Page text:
April 25, 2005
Peter Schnitzler
In just a few weeks, Hoosiers will learn whether the Navy plans to multiply southwest Indiana's economic development prospects, or mothball its Crane base, the region's primary high-tech asset. The latter scenario would not only devastate the region; it would seriously set back statewide efforts to modernize Indiana's economy. "If Indiana were in a position where we were a recognized technology leader, the loss of that one asset might not loom as large," said Central Indiana Corporate Partnership Vice President...
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EYE ON THE PIE: What politicians don't know can hurt usRestricted Content

April 18, 2005
Morton Marcus
Last week in Jefferson City, I heard Missouri's governor outline his economic and budgetary concerns. It sounded very much like a speech I could have heard in Indiana. His speech went something like this: Medicare is about to eat up the state budget. We have to find ways to use school funds more effectively because our education system is not sufficient for the needs of our citizens. We have to protect taxpayers from the burdens of new taxes. We need...
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ECONOMIC ANALYSIS: Pondering the world from an economist's viewpointRestricted Content

April 18, 2005
Patrick Barkey
In case you've ever wondered what it is like to look at life through the eyes of an economist, here are some questions to ponder: Has anyone else noticed that public schools these days are in the transportation business, the sports entertainment business, the restaurant business, the health care business, not to mention the day care business? It's no wonder their jobs are so difficult. To those who decry the risk of diverting Social Security revenue towards personal accounts in...
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Mission to Mexico to promote business: City officials, corporate leaders to take part in tripRestricted Content

April 18, 2005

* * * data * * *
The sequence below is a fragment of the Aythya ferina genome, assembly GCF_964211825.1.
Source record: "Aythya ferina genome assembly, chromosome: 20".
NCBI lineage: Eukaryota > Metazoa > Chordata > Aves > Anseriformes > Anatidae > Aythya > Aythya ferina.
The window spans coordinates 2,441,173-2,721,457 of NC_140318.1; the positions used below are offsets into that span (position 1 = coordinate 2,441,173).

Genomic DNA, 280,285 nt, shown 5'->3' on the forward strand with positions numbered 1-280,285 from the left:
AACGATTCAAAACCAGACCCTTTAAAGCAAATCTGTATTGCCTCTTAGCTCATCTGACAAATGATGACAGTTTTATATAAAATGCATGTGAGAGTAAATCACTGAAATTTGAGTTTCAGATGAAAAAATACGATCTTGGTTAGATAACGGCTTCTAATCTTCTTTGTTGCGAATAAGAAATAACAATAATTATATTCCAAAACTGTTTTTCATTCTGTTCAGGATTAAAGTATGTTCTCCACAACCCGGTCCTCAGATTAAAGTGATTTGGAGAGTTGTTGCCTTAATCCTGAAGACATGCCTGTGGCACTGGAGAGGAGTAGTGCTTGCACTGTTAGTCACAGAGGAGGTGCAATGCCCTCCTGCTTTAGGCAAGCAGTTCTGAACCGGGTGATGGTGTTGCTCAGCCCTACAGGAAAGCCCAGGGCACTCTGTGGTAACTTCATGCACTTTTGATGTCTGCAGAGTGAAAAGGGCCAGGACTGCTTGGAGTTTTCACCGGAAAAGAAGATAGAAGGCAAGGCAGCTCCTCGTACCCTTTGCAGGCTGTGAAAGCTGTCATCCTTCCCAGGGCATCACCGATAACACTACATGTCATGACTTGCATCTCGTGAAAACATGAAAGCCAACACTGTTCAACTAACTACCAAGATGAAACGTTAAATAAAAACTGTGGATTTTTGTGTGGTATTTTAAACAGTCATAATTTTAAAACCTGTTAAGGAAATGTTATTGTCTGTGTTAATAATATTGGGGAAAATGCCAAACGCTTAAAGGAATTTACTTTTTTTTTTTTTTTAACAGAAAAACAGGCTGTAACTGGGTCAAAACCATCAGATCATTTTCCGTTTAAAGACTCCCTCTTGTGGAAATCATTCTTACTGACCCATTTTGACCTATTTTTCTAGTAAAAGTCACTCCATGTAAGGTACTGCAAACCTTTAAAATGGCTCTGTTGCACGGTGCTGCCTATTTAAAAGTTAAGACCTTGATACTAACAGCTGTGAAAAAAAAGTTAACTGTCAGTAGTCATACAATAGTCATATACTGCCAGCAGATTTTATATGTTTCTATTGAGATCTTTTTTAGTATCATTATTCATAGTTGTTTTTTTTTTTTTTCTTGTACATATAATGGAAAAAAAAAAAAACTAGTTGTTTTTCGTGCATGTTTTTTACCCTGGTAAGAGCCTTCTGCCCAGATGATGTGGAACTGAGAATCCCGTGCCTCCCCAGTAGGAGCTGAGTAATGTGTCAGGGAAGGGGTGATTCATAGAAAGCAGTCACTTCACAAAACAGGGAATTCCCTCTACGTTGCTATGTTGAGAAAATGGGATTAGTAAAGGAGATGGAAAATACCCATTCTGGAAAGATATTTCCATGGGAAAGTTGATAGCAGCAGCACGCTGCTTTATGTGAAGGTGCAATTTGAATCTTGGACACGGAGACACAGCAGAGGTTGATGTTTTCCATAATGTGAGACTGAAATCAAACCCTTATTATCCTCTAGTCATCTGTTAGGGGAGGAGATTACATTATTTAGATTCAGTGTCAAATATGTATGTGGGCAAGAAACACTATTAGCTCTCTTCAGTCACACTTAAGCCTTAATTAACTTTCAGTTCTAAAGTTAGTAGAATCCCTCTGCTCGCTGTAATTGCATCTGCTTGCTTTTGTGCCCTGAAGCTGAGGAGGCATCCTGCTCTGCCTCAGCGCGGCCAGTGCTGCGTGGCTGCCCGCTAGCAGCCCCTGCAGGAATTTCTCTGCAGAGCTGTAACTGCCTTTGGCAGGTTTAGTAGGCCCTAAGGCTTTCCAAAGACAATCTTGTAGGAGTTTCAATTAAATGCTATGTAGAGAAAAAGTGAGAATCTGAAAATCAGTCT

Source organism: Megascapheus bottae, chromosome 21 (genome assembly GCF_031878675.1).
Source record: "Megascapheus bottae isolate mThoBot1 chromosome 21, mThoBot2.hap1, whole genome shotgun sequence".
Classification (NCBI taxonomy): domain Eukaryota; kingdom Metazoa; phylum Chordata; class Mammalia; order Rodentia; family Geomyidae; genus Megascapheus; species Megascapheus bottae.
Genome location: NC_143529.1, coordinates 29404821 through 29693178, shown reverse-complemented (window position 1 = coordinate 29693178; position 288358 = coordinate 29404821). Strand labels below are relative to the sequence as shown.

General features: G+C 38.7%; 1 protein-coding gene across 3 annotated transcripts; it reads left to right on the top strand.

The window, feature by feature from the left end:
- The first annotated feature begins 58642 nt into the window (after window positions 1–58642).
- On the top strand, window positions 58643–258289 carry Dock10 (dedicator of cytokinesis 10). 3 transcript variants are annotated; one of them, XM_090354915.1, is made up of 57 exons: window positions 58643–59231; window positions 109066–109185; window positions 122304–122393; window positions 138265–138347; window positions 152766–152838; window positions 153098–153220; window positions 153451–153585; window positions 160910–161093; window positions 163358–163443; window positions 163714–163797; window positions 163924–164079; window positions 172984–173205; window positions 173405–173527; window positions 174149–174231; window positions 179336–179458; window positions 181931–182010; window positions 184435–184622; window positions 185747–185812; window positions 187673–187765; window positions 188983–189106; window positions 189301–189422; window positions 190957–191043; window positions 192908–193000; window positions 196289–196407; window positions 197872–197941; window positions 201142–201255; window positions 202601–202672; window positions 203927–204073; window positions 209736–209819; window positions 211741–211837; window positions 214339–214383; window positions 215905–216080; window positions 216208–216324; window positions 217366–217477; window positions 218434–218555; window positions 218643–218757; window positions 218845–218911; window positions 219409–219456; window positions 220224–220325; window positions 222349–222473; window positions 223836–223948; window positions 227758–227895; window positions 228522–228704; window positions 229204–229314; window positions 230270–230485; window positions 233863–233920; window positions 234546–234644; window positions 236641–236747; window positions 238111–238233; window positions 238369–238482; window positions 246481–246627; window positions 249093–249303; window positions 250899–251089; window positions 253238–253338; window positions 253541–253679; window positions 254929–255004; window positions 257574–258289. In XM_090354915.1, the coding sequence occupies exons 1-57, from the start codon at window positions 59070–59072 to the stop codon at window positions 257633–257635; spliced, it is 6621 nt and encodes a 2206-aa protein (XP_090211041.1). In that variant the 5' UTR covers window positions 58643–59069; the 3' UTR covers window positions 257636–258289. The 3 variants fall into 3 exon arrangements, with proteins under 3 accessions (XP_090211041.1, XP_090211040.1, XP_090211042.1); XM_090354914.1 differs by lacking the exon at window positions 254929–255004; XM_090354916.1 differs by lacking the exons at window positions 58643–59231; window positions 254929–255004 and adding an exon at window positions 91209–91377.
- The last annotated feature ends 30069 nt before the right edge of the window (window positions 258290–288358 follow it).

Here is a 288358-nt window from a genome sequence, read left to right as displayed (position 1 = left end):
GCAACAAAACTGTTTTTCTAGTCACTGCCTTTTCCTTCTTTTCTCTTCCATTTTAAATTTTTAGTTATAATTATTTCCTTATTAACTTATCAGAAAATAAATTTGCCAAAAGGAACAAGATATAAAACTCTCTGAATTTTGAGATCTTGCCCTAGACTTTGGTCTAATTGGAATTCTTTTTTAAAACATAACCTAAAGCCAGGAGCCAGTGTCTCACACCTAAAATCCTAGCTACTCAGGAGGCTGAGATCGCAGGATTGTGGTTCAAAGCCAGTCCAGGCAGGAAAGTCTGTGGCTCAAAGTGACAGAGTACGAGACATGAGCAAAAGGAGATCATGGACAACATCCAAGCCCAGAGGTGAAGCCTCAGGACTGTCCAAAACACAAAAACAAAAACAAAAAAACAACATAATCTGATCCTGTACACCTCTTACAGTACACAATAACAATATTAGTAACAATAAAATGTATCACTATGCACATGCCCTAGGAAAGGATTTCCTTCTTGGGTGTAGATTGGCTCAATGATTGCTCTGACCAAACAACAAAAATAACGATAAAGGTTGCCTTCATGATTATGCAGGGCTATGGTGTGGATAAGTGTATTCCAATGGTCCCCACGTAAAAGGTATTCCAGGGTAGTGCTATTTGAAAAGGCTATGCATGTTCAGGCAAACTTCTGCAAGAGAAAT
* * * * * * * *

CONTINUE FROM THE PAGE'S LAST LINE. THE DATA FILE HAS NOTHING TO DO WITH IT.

Katie Maurer
Most Hoosiers visiting Mexico spend their time on the beaches of Cancun, Cabo San Lucas or Puerto Vallarta. But this fall, an excursion of a different kind will take local business and civic leaders south of the border to explore new opportunities for commerce and trade with Mexico. The week-long mission, scheduled for early September, is the brainchild of Sergio Aguilera, Mexico's consul general for Indianapolis. He hopes that exposing Hoosiers to all facets of Mexican life-from government and the...
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  1. Can your dog sign a marriage license or personally state that he wishes to join you in a legal union? If not then no, you cannot marry him. When you teach him to read, write, and speak a discernible language, then maybe you'll have a reasonable argument. Thanks for playing!

  2. Look no further than Mike Rowe, the former host of dirty jobs, who was also a classically trained singer.

  3. Current law states income taxes are paid to the county of residence not county of income source. The most likely scenario would be some alteration of the income tax distribution formula so money earned in Marion co. would go to Marion Co by residents of other counties would partially be distributed to Marion co. as opposed to now where the entirety is held by the resident's county.

  4. This is more same-old, same-old from a new generation of non-progressive 'progressives and fear mongers. One only needs to look at the economic havoc being experienced in California to understand the effect of drought on economies and people's lives. The same mindset in California turned a blind eye to the growth of population and water needs in California, defeating proposal after proposal to build reservoirs, improve water storage and delivery infrastructure...and the price now being paid for putting the demands of a raucous minority ahead of the needs of many. Some people never, never learn..

  5. I wonder if I can marry him too? Considering we are both males, wouldn't that be a same sex marriage as well? If they don't honor it, I'll scream discrimination just like all these people have....